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Before I would be willing to accept ANY change I would want to see a discussion as to if and how it would improve anything.  What I would like to see is a public trustee administering the internet and paying for that service out of revenues derived from the internet.  We really need an amendment to the Constitution in the USA to guarantee the right of citizens to the communications medium of the internet subject only to the constraints of technical realities.  We especially need protection for the rights of free communication and freedom from censorship, but also laws that prevent the use by governmental agencies of any information concerning individuals and groups obtained from monitoring internet use that is not the result of a court order.

Furtherance of these goals are the only real reason to support any change in internet governance.  Given the directions taken by so many governments towards control of the internet, I think it is imperative that any change be opposed until and unless these concerns are fully addressed.

"It is not necessary to have hope in order to persevere."

by ARGeezer (ARGeezer a in a circle eurotrib daught com) on Tue May 5th, 2009 at 07:35:29 PM EST
[ Parent ]
A tangled web by any other name...

So, salient data point one is that the Commerce Department of the United States, a trusted friend in all things both specifically and generally, has a contract with a non-profit named ICANN which expires soon.

Just like the issue of the GPS system, I imagine that some feel that the control of the internet by the US is akin to watching a potential runaway nightmare unfold. Every nuance that might otherwise be innocent turns into a molehill which might be well founded. I do not insinuate by this that the US has claimed the same rights for shutting down the internet should war break out as it has of its GPS system (notwithstanding its DARPA roots.)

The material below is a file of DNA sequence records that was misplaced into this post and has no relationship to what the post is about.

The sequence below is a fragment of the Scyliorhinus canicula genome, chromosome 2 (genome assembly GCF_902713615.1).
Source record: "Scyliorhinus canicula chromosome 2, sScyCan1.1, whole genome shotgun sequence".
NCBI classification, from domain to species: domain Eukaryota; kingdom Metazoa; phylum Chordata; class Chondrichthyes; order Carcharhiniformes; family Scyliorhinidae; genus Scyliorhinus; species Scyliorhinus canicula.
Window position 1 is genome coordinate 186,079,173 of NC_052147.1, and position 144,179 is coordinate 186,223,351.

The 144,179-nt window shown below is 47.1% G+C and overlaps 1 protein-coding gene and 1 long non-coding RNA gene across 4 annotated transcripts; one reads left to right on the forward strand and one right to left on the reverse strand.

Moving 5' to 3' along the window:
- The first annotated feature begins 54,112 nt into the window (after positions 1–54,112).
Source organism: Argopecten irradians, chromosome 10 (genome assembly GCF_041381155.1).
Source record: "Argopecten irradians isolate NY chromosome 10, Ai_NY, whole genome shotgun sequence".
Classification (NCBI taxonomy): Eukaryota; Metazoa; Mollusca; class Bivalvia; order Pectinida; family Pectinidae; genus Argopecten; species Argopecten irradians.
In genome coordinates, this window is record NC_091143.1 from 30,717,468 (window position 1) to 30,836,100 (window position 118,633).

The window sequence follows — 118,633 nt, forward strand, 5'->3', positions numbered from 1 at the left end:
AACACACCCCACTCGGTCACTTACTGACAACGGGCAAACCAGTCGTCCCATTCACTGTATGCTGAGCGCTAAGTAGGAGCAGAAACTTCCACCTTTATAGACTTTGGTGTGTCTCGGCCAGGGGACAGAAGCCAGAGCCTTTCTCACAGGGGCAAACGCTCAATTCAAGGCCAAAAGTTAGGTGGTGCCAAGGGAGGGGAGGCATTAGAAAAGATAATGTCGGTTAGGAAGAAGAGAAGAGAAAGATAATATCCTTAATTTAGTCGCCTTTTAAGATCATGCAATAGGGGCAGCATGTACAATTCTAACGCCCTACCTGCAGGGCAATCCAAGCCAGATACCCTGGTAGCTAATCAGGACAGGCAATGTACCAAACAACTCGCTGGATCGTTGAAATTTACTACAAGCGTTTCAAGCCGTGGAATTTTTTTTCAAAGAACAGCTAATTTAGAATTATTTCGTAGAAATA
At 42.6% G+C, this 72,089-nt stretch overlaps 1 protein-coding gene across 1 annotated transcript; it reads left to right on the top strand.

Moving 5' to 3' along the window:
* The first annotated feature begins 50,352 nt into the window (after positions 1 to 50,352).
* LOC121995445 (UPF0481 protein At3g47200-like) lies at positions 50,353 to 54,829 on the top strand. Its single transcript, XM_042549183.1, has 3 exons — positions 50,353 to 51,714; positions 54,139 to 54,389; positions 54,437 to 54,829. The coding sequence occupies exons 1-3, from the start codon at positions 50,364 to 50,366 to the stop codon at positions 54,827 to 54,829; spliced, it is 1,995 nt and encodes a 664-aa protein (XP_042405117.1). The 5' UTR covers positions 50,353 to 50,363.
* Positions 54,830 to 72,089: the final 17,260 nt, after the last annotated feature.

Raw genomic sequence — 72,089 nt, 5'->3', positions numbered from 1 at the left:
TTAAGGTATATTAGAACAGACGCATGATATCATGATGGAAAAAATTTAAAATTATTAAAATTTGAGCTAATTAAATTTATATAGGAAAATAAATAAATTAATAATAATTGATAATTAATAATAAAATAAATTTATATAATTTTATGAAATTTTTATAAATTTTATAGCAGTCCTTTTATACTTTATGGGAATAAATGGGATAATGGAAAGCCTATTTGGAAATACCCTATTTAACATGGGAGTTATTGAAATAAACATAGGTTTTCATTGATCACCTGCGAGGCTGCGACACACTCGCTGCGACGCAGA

So, Europe wants some control. This is logical. They want less US control. Sounds logical too.

Perhaps though, you are insinuating that letting the contract expire, without assigning it to anyone, to test the theories of Anarchy...let's go for it. I will get out my old Proudhom and Bakunin and we can have a real go at this.

Finally, this excerpt from that wiki place
ICANN

On May 17, 2004, ICANN published a proposed budget for the year 2004-05. It included proposals to increase the openness and professionalism of its operations, and greatly increased its proposed spending from US $8.27m to $15.83m. The increase was to be funded by the introduction of new top-level domains, charges to domain registries, and a fee for some domain name registrations, renewals and transfers (initially USD 0.20 for all domains within a country-code top-level domain, and USD 0.25 for all others). The Council of European National Top Level Domain Registries (CENTR), which represents the Internet registries of 39 countries, rejected the increase, accusing ICANN of a lack of financial prudence and criticising what it describes as ICANN's "unrealistic political and operational targets". Despite the criticism, the registry agreement for the top-level domains .jobs and .travel includes a US $2 fee on every domain the licensed companies sell or renew.[5]